Diapers and Dragons

Monday, August 24, 2009


Every new stage brings anxiety; every move a questioning of the path. Where will this take us? What pitfalls lie down this way? Is this the right decision? My heart pounds, my breath catches, my muscles ache.

Our current living situation isn't working out. We are forty-five minutes apart. The children constantly wonder which house they'll sleep in tonight, even when we stick to a schedule, even when we tell them what will be happening. They mourn the absence of their belongings that are elsewhere, the security of their own space. He Who Was has what amounts to PTSD about his children living in Detroit, the scars of his own tormented experience when he was a child growing up in a neighborhood taken hostage by gangs and drugs.

We found an apartment complex a mile and a half down the road from our house, a well-kept place with tidy lawns and clean pool and uncracked tennis courts and a playground nestled at the center. They are running a special, one-bedroom apartments for $399. We ran the numbers, and if we tighten our belts, we can afford the extra expense. We applied; we were accepted. Next month we will begin a new phase in our journey.

The children will stay at the house: no more travelling back and forth. He Who Was and I will be the ones to travel, albeit only the mile and a half between. We'll be able to do occasional spontaneous visits or activities with the children, no longer figuring in a lengthy commute. We can be backup for each other in emergency. We can each take one child for special time one-on-one. I will no longer have to fill my gas tank twice a week and need oil changes after a mere month. These are good things.

And yet.

We will no longer have our own spaces, our safety zones. I will no longer have my brother close at hand for backup or venting or just hanging out. I will leave the comfort of the beautiful space my parents have created in exchange for an apartment with blank walls and beige carpets, and a house haunted by memories of a shattered life.

There is gain; there is loss. There is uncertainty. This seems the best option for the time being, but it is not perfect. Nothing can be perfect. Nothing can be sure.

So my heart races, my lungs labor, my muscles clench. And I grit my teeth and step forward into yet another day.

10 bits of love:

Mwa said...

That's amazing. You are both putting the children first. Do you know how many people would even consider that? Amazing.

Anonymous said...

So will the boys be staying at the house with He Who Was? Or will you be at the house?
- SoccerSister

Beck said...

That is very admirable - so the parent who has custody at any given time will live in the house and the other parent will live in the apartment and then switch? Very grown-up and mature of both of you. Good work.

Arby said...

You two are amazing in your ability to put the children first. You never know how this will affect your relationship. I don't want to put an annoyingly happy spin on a very difficult situation, but this may turn out to be a very good thinig for you two as well as your children.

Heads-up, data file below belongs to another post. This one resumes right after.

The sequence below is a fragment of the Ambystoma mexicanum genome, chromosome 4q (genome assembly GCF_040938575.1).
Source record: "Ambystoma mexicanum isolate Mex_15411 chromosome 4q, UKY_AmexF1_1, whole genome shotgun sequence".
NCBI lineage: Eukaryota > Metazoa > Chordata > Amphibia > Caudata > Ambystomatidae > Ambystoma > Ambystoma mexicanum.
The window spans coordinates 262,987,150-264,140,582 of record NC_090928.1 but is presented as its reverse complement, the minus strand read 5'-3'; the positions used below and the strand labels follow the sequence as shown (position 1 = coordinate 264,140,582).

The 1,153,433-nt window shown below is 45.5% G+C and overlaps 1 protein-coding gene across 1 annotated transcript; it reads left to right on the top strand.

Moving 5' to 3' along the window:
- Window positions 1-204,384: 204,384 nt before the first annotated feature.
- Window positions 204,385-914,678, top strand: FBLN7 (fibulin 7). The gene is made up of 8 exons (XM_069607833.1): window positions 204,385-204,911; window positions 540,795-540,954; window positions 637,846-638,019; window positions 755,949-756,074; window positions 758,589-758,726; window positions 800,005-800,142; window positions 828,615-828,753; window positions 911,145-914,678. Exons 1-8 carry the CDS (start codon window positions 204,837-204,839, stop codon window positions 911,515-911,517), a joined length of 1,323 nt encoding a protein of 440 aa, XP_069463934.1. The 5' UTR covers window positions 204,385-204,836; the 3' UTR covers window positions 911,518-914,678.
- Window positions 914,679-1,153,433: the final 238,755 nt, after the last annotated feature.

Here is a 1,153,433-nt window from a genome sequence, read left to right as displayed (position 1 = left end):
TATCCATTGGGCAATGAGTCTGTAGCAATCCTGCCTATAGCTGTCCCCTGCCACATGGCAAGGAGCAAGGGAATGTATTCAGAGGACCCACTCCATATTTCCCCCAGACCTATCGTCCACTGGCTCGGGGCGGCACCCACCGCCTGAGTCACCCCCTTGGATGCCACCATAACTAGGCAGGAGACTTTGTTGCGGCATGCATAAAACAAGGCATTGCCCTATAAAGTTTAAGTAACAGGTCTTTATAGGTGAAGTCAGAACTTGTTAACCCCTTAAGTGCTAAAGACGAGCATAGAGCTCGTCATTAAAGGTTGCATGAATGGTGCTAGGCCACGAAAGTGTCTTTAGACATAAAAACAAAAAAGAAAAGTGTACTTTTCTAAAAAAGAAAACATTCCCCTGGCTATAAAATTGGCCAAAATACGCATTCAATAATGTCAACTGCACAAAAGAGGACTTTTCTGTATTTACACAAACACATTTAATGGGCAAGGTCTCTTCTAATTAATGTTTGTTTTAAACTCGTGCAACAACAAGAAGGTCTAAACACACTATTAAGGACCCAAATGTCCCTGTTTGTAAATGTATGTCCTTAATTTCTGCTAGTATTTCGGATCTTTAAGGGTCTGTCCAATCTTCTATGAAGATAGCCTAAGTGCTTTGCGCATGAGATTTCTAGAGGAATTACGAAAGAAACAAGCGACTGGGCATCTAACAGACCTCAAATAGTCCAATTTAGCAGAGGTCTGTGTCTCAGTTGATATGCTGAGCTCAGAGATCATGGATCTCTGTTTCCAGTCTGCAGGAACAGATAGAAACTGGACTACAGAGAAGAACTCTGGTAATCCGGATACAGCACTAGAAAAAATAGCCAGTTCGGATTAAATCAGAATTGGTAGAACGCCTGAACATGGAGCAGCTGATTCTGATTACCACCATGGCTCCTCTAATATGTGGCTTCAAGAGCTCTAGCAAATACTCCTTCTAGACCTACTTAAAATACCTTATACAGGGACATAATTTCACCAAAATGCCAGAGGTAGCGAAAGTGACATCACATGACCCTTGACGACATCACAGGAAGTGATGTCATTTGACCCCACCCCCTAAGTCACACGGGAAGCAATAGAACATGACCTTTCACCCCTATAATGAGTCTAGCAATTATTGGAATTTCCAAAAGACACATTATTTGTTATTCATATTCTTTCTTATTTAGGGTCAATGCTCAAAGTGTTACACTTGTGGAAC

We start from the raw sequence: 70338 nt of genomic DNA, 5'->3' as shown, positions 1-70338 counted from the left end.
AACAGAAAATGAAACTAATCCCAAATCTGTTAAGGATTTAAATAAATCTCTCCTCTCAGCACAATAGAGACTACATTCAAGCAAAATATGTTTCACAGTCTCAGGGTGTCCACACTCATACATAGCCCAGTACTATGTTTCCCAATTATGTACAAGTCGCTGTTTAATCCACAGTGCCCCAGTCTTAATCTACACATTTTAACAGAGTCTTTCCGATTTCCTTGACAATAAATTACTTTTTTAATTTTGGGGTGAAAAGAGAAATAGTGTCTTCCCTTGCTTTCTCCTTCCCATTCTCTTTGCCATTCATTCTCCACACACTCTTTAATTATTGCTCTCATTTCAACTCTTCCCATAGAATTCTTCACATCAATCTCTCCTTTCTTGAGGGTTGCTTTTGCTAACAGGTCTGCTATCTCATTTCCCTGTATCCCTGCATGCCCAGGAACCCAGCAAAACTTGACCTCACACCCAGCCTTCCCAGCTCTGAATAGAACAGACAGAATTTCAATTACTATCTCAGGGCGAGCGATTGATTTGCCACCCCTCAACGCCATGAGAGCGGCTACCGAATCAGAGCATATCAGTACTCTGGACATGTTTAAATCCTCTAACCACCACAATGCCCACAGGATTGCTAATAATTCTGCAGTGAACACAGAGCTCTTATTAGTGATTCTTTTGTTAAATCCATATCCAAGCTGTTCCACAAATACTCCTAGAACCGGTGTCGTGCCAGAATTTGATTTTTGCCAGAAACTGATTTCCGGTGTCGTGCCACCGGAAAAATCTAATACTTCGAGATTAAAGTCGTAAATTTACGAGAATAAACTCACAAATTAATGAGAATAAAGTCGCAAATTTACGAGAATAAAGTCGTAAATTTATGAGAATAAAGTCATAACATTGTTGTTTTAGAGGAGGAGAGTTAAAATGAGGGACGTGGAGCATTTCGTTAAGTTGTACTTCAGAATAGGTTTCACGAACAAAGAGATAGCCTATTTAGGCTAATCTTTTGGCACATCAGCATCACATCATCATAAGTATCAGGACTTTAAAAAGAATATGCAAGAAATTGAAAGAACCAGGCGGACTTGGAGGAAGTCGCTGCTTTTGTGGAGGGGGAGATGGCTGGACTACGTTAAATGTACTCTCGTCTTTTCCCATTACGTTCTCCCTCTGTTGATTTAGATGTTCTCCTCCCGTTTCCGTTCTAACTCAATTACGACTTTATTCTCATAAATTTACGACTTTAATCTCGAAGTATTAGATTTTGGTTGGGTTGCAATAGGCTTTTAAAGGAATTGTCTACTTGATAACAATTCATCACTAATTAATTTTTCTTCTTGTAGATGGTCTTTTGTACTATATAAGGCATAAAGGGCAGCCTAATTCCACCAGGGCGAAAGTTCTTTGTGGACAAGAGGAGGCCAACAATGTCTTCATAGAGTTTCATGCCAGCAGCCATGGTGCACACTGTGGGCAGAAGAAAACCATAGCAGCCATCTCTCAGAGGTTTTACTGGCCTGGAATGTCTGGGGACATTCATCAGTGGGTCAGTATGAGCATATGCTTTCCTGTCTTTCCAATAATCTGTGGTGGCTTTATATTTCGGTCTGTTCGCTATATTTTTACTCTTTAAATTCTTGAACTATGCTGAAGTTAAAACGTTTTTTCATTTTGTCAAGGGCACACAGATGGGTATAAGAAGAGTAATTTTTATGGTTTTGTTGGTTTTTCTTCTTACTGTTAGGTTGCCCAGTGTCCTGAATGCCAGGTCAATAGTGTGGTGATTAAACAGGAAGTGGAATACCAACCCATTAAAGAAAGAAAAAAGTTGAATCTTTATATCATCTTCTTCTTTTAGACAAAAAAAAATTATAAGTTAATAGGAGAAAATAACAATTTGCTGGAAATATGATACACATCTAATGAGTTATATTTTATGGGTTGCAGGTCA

Draft Queen said...

That Guy and I did that too in the beginning. We're considering doing it again if I take a dive and take on more work. It's a weird adjustment at first but honestly works out SO SO much better than tons of commuting and forgetting possessions...

If you ever need someone to vent on, you have my number. (hugs)

mom said...
This comment has been removed by a blog administrator.
mom said...

I understand why you two need to try this, and I sure do understand why you feel so much uncertainty too. All I know is that you, dear one, are asking the Lord to lead you, and as you move forward with a listening heart, he will -- and he'll use this for good in your life as you cooperate with him. We'll keep this in our prayers, believe me. I'm happy for DramaBoy and the Widget (please hug them hard for me), sad for your brother. It's been good for him to have you around, too. Du courage! Tell us: when will it happen??

merideth said...

so mature (and so hard!) - you should be happy with your ability to think of the kids while you're in pain. also, ditto everything your mom said.

MomZombie said...

I read this when you posted but had no time to comment. Now I do: I hope this plan works for your children most of all. As the mother of a daughter who has lived most of her life with two bedrooms, two sets of clothes, two bathrooms, and two of god only knows what else, this should go a long way to help your boys feel rooted and secure. I'm sure my girl would have heartily approved of such a plan. Had I heard of such a plan way back when I may have considered it. I understand your feelings about the massive change, too, as I've been down the road. One thing I've learned is that I don't need as much as I think I do and I'd gladly sacrifice whatever creature comforts I "think" I need for my child's security and well-being.

Anonymous said...

He Who Was... really starting to hate that title

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